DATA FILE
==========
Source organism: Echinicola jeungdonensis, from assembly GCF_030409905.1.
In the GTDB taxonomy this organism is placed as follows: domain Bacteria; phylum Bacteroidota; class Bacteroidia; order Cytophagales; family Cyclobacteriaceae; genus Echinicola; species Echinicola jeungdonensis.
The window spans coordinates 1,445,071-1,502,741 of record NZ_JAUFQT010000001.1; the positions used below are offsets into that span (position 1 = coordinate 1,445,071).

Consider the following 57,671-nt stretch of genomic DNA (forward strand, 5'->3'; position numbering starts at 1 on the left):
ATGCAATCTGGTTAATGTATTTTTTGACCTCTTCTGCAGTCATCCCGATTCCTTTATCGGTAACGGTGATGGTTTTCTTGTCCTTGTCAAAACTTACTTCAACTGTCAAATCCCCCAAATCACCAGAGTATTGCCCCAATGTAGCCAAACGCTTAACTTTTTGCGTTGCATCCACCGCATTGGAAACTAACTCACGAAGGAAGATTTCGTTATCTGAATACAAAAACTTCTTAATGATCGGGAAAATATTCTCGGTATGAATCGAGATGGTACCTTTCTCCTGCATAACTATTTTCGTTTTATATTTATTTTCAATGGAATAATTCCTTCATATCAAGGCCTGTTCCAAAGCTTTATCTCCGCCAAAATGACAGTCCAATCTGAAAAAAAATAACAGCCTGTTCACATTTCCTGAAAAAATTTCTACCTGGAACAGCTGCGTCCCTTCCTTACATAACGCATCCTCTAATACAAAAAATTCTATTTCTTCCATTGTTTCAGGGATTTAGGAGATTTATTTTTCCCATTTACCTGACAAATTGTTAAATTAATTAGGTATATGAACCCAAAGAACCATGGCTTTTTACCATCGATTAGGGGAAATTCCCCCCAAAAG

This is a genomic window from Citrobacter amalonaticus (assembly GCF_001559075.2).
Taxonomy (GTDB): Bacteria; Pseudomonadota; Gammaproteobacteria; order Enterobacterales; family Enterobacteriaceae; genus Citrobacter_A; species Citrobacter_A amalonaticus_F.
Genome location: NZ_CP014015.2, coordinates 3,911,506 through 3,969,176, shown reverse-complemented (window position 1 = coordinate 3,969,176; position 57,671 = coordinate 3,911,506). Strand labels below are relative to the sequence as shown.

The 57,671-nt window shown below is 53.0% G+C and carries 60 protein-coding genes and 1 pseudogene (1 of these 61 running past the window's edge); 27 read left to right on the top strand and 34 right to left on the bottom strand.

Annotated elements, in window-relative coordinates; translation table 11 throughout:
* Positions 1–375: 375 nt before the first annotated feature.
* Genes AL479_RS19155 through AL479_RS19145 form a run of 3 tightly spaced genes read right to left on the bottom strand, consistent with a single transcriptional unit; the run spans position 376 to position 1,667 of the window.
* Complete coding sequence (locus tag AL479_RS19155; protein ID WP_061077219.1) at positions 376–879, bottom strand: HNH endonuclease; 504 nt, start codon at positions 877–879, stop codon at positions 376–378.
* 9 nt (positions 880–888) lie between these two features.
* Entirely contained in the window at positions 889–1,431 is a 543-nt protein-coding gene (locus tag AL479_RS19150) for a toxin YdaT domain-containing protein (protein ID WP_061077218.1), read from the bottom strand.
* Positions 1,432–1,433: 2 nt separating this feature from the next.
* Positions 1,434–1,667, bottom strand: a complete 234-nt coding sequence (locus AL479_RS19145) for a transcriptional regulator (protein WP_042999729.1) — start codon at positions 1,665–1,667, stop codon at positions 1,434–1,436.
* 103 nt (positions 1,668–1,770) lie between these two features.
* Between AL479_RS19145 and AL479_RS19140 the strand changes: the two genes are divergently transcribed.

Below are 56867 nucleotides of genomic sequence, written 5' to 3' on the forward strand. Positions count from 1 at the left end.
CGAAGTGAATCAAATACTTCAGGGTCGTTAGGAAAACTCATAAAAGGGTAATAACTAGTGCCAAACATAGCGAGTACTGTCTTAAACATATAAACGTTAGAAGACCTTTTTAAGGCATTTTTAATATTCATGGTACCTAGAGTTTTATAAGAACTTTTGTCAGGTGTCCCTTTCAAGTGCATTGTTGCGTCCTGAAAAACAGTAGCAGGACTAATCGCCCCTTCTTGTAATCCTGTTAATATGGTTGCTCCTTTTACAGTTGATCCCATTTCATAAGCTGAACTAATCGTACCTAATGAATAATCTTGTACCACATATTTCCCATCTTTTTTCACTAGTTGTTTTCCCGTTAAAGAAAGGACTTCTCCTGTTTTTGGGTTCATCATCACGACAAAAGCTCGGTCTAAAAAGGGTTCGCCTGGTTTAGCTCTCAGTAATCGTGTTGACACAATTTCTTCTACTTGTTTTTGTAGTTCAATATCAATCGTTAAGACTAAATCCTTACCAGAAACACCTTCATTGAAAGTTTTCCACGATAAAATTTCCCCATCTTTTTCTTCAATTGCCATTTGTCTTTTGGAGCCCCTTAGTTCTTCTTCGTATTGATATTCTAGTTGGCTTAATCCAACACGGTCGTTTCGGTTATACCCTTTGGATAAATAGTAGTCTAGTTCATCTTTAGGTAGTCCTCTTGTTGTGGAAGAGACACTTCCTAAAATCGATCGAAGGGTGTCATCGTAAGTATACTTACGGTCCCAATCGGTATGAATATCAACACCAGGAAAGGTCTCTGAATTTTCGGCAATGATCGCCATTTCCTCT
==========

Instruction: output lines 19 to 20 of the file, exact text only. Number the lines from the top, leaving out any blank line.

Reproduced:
* Between AL479_RS19145 and AL479_RS19140 the strand changes: the two genes are divergently transcribed.

Below are 56867 nucleotides of genomic sequence, written 5' to 3' on the forward strand. Positions count from 1 at the left end.